A bill that would make it a felony for schoolteachers and administrators to have sexual contact or relations with students regardless of age has been approved by the state Legislature’s law enforcement committee.

The bill, sponsored by Sen. Scott Cyrway, R-Benton, would make it a crime for teachers or other employees of public or private primary, secondary and special education schools who have disciplinary, instructional or supervisory authority over students to have sexual contact with students, even those 18 years old or older. According to the bill, those breaking the law could be charged with a Class C felony.

The Committee on Criminal Justice and Public Safety unanimously voted the bill ought to pass. It was reported out of committee on Tuesday. The bill now heads to the Senate for a vote.

Cyrway on Wednesday said the committee’s support for the bill made it likely to pass in the Legislature.

“Everyone was on board with it,” he said.

“The basic thing is for the safety of the kids. That’s where our interest lies,” Cyrway added. “It will probably simplify things so everyone knows right where they stand,” he said.

The bill was proposed last year after former Waterville High School Principal Don Reiter was accused of asking an 18-year-old female student for sex at the beginning of the school year, then threatening to withhold her diploma if she told anyone what he said.

Under current Maine law, it is a crime for someone with disciplinary authority to have a sexual relationship with a student 17 or younger, but the law doesn’t apply if the student is 18 or older. Cyrway’s proposal eliminates that age cutoff.

Although Reiter’s case was highly publicized, Cyrway said he knows of other examples of school employees having had relationships with 18-year-old students, and the issue was swept under the rug.

“In my experience from talking to other schools, there have been situations where these types of things have happened and people have resigned and nothing was done,” Cyrway said.

“This would set a little higher expectation,” he added. “It’s the same playing field for everyone.”

In testimony at a public hearing on the bill this month, groups including the Maine Education Association, the Maine School Management Association and the Maine Coalition Against Sexual Violence offered support for the law change.

Elizabeth Ward Saxl, the coalition’s executive director, said Wednesday the law change will recognize that the authority a school official holds over a student makes any sexual relationship between them nonconsensual, regardless of the student’s age.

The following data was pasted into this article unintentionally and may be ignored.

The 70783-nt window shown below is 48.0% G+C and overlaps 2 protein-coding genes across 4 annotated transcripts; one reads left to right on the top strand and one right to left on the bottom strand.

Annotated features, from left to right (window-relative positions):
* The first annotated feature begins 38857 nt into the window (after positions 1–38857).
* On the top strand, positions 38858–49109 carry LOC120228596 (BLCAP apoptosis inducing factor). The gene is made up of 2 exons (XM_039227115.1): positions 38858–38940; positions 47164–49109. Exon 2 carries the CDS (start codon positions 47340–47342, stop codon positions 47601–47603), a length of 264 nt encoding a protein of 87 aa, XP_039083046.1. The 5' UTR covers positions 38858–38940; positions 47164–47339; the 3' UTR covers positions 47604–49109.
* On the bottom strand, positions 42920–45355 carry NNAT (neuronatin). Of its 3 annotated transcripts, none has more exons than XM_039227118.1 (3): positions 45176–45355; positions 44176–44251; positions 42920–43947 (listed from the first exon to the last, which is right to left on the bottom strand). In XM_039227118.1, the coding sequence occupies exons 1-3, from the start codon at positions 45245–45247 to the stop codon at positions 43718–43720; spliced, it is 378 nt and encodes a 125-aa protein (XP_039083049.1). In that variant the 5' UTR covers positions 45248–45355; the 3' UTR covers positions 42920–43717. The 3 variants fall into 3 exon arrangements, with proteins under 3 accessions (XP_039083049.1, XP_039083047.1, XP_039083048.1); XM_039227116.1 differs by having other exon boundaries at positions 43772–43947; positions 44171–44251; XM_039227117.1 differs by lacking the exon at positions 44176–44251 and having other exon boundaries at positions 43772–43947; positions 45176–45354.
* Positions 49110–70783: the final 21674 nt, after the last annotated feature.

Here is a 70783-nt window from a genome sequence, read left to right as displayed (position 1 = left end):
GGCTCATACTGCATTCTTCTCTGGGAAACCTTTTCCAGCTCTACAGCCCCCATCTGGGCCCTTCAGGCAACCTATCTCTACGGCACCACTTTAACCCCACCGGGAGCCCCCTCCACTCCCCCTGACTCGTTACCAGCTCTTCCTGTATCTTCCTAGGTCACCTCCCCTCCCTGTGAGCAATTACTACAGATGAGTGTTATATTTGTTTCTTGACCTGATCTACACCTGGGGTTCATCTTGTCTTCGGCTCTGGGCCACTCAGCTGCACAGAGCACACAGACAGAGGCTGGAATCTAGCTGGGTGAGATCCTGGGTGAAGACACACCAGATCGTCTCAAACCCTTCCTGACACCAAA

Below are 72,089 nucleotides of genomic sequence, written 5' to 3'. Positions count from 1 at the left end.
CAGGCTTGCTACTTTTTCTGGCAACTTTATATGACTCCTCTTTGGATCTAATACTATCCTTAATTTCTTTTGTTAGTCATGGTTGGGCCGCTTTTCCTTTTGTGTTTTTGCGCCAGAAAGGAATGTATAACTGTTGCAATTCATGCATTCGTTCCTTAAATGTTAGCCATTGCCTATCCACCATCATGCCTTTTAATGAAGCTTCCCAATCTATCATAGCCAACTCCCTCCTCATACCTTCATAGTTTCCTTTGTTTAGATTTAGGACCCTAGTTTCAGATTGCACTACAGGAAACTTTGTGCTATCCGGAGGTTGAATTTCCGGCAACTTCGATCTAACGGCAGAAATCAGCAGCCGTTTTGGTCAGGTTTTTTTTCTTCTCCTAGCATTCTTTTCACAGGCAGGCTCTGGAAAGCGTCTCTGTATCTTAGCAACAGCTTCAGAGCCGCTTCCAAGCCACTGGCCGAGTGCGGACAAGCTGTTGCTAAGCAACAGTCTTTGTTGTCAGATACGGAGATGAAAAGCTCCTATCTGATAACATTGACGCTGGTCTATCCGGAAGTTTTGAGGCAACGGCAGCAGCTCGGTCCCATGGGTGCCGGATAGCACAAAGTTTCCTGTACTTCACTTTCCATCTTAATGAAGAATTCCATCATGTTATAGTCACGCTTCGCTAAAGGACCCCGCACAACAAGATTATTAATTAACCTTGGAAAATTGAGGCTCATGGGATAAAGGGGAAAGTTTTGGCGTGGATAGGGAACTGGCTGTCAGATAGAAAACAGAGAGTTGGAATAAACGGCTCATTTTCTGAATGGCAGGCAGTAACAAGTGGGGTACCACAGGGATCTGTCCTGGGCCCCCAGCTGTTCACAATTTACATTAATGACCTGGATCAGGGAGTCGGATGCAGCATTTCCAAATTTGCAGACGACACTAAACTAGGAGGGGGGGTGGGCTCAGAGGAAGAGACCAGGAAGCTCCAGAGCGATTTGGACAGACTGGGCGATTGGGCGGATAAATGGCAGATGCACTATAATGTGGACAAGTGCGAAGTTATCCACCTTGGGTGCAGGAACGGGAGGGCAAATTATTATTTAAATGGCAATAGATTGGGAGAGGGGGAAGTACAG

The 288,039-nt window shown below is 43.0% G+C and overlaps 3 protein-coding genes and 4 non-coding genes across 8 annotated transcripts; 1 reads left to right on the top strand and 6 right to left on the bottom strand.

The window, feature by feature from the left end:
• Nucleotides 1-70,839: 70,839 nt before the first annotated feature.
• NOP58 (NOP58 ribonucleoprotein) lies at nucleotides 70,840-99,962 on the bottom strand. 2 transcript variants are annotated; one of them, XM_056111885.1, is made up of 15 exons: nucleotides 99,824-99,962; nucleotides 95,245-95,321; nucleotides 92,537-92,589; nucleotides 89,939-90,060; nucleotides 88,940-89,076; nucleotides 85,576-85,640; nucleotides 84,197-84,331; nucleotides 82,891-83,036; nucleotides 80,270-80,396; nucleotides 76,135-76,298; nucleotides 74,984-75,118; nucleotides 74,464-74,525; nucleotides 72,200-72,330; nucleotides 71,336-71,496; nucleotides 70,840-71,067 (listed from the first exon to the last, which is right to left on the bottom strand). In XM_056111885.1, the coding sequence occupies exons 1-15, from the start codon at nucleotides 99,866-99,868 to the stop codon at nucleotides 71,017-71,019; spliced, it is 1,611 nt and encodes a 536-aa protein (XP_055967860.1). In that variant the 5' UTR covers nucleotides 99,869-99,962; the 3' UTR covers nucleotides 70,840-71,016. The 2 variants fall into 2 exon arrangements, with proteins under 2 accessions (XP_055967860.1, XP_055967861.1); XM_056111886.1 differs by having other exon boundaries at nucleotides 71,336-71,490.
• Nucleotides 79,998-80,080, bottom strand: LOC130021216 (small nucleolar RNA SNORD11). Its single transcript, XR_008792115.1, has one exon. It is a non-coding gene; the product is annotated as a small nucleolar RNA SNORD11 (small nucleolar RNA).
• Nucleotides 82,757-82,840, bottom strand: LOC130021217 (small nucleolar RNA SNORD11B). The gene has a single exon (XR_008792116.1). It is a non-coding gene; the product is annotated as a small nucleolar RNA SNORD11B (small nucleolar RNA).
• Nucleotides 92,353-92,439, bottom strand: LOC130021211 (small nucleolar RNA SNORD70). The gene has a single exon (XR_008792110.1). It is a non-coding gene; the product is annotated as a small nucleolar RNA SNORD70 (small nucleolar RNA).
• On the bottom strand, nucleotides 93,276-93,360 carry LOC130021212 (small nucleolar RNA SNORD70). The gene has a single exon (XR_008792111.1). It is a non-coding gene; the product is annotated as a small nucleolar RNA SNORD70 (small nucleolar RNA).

“I think what we’ve increasingly realized is the power differential between a school official who has authority over that kid is no different between a student who is 17½ and 18,” Ward Saxl said.

Older students actually might be more vulnerable to sexual abuse from school officials because they might have been held back in school because of poor support at home, a low IQ or trauma relating to a history of abuse, Ward Saxl said.

The coalition’s partner organizations have reported instances of sexual relationships between school officials and 18-year-old students before, and the coalition has discussed proposing legislation of its own.

When it supported the bill, the coalition wanted to make sure that it spelled out explicitly that the criminal charge would apply only to school employees who were in a position of authority over a student they were accused of having a relationship with, she added.

“We don’t take lightly the issue of taking away the rights of adults to have consensual relationships,” Ward Saxl said.

The Waterville School Board voted to dismiss Reiter in November after a monthslong investigation by the school administration and a public dismissal hearing in November that lasted several days.

Following his dismissal, Reiter was charged by Kennebec County District Attorney Maeghan Maloney with official oppression, a Class E misdemeanor typically applied in cases of alleged corruption by public officials.

When she announced the charge in November, Maloney said her office would have charged Reiter with attempted sexual assault but could not because the student was 18 years old. Maloney said at the time she didn’t know why state law included the age cutoff.

On Wednesday, Maloney said the unanimous ought-to-pass vote was “extremely encouraging.”

“It’s a big change,” Maloney said.

“This bill makes it illegal regardless of age,” she added. “That provides a safer environment for students in secondary school.”